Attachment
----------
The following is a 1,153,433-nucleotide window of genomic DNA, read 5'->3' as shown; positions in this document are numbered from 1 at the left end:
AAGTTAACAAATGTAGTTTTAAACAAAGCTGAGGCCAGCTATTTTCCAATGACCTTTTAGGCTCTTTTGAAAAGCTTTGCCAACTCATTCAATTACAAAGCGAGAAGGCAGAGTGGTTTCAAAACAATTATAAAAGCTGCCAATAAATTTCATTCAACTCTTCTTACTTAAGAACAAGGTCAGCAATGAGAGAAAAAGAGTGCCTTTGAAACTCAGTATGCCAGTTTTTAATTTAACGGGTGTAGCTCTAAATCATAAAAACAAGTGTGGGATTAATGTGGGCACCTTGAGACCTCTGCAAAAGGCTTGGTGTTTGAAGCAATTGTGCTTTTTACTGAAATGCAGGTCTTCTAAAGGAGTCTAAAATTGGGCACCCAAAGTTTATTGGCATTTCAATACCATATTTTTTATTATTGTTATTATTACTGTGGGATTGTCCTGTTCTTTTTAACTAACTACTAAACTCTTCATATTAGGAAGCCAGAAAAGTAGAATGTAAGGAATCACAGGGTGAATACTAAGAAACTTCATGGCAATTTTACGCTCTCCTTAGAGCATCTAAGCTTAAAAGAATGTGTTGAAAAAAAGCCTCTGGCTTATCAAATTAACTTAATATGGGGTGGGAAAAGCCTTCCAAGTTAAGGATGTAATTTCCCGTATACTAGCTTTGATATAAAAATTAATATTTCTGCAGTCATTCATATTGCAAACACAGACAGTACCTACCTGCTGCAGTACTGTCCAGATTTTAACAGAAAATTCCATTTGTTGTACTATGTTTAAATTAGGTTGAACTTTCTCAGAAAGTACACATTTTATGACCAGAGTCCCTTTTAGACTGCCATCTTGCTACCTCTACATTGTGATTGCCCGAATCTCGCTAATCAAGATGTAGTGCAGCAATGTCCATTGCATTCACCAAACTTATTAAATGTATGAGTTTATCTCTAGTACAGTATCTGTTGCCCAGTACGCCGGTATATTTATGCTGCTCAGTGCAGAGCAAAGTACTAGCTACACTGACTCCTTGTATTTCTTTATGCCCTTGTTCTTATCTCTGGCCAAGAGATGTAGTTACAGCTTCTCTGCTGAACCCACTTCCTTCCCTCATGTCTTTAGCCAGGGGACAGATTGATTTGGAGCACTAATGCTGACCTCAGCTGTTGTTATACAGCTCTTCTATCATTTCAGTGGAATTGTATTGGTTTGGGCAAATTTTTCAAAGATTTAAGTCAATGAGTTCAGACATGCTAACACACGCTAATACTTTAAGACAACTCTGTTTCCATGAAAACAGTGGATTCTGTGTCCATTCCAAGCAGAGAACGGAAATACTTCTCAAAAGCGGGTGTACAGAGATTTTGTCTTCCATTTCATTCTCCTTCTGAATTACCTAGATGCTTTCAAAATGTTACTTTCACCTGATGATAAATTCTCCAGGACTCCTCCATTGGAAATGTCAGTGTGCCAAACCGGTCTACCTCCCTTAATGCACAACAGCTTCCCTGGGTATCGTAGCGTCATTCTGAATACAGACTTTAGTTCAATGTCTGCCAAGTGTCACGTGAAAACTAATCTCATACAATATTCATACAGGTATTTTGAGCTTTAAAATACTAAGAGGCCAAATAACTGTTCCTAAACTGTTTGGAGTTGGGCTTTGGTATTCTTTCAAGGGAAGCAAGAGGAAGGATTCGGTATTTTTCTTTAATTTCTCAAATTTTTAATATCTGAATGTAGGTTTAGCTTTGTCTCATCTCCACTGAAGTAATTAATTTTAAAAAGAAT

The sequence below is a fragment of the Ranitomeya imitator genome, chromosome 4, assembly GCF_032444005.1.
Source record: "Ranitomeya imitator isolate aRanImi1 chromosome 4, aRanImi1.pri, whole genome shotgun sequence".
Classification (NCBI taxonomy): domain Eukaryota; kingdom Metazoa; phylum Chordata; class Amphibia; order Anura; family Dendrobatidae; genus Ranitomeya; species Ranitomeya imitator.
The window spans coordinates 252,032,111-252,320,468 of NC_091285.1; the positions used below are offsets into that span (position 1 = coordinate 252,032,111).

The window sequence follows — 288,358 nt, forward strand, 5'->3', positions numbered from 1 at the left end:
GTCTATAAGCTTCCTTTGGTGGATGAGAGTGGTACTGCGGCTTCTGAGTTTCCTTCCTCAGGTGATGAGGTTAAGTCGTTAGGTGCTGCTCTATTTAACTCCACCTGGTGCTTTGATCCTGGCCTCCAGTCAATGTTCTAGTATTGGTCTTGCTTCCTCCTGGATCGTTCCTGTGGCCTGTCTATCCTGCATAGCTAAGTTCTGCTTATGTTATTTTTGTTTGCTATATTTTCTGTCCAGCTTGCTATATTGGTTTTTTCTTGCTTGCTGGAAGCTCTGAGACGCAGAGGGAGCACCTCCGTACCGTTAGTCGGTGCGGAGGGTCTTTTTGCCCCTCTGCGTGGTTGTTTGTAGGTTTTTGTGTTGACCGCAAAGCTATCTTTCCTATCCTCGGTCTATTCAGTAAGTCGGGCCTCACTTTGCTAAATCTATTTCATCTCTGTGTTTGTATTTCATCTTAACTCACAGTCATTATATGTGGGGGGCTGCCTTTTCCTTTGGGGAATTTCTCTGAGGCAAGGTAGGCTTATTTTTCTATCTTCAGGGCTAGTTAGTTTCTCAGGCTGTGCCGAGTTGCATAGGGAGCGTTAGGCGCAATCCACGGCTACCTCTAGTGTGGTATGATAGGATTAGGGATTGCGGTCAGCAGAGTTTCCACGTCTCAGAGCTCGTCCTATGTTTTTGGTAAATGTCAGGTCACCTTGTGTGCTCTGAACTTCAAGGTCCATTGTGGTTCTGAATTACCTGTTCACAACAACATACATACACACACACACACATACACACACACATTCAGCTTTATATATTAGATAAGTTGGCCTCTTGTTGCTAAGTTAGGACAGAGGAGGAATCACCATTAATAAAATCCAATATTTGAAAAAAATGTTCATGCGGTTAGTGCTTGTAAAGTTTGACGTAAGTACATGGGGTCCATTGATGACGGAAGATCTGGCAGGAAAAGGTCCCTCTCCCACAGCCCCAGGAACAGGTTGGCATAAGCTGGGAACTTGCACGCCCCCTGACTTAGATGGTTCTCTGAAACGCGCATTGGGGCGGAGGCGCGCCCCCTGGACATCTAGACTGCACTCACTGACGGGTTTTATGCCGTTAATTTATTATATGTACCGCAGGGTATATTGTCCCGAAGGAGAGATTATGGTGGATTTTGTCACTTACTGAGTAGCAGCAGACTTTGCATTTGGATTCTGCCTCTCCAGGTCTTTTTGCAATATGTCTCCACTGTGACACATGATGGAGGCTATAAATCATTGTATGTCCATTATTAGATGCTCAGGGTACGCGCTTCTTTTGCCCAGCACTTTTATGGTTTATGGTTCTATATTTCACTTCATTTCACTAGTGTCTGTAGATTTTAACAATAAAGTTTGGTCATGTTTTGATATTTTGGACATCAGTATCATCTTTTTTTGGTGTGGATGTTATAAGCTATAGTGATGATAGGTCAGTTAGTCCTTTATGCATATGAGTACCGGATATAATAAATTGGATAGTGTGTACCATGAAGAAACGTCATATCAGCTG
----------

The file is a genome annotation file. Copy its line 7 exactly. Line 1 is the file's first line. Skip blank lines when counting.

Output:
The window sequence follows — 288,358 nt, forward strand, 5'->3', positions numbered from 1 at the left end: